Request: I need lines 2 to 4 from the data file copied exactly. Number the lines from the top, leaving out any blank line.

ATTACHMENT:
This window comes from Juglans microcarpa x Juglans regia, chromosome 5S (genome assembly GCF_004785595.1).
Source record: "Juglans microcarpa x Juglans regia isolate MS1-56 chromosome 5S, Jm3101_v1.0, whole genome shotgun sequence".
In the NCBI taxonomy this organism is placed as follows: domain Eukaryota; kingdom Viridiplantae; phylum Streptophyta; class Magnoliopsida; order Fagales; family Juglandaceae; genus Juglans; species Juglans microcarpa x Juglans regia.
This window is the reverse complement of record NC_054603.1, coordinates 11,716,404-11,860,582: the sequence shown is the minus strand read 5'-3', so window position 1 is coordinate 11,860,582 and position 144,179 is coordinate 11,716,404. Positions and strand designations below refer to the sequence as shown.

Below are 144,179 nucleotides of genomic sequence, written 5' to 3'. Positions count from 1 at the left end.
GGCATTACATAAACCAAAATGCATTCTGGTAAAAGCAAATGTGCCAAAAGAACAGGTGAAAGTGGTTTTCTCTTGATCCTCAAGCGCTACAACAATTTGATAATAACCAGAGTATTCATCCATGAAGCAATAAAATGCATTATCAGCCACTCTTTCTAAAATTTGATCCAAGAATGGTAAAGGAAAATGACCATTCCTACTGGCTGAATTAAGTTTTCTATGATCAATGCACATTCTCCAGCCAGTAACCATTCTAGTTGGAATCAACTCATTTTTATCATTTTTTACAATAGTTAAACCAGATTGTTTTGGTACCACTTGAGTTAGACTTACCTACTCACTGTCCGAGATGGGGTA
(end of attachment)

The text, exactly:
Source record: "Juglans microcarpa x Juglans regia isolate MS1-56 chromosome 5S, Jm3101_v1.0, whole genome shotgun sequence".
In the NCBI taxonomy this organism is placed as follows: domain Eukaryota; kingdom Viridiplantae; phylum Streptophyta; class Magnoliopsida; order Fagales; family Juglandaceae; genus Juglans; species Juglans microcarpa x Juglans regia.
This window is the reverse complement of record NC_054603.1, coordinates 11,716,404-11,860,582: the sequence shown is the minus strand read 5'-3', so window position 1 is coordinate 11,860,582 and position 144,179 is coordinate 11,716,404. Positions and strand designations below refer to the sequence as shown.